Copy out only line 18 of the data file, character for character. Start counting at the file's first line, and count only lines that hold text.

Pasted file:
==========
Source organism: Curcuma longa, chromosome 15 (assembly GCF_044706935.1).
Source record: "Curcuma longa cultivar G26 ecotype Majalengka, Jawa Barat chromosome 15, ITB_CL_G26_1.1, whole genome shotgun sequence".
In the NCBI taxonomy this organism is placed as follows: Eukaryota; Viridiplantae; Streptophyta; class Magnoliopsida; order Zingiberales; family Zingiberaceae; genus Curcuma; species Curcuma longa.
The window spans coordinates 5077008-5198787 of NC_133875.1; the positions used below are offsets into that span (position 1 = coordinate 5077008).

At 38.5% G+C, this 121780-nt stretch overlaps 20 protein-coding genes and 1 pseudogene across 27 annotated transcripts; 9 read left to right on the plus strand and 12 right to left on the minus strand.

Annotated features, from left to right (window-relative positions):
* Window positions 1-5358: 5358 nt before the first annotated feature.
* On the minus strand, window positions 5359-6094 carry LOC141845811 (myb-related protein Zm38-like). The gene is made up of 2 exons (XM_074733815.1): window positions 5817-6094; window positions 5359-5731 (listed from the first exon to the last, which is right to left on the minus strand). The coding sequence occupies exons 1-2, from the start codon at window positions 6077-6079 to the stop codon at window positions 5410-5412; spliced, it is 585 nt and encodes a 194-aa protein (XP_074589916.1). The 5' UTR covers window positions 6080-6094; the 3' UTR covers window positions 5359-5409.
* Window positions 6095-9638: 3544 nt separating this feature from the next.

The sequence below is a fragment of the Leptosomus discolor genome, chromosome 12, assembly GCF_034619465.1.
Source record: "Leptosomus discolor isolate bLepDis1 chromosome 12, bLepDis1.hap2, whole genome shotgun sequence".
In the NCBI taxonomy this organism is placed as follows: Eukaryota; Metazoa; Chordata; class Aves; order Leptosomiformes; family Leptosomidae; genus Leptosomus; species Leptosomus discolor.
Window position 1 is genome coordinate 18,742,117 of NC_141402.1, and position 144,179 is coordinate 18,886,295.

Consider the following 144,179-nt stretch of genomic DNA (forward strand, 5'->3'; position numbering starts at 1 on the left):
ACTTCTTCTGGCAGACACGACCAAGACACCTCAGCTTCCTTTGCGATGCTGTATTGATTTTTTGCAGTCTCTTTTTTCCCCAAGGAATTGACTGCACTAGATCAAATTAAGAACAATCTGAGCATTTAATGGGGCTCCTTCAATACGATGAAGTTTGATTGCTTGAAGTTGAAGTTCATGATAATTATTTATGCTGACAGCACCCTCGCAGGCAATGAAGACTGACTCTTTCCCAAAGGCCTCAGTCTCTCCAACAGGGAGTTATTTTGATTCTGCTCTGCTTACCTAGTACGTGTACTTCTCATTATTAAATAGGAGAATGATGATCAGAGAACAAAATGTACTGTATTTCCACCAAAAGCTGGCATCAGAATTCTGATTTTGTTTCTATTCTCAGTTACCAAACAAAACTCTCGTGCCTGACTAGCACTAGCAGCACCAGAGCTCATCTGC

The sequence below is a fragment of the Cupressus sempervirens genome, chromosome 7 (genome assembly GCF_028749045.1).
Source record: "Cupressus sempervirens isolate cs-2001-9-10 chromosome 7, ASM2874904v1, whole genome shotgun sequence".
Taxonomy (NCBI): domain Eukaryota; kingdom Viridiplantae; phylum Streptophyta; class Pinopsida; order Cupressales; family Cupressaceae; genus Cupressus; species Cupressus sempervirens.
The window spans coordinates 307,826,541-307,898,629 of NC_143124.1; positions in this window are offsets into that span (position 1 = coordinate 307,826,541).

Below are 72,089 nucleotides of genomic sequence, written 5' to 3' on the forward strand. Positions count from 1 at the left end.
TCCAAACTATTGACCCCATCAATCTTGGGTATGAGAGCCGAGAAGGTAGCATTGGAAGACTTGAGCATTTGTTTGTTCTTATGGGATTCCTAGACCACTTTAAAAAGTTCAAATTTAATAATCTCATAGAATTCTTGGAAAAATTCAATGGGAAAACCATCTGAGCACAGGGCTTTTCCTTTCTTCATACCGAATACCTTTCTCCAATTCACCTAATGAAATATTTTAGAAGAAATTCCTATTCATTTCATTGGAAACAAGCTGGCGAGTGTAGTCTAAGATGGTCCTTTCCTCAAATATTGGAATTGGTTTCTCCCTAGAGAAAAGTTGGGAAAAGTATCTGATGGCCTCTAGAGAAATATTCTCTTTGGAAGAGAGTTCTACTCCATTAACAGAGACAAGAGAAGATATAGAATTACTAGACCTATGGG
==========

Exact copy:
Taxonomy (NCBI): domain Eukaryota; kingdom Viridiplantae; phylum Streptophyta; class Pinopsida; order Cupressales; family Cupressaceae; genus Cupressus; species Cupressus sempervirens.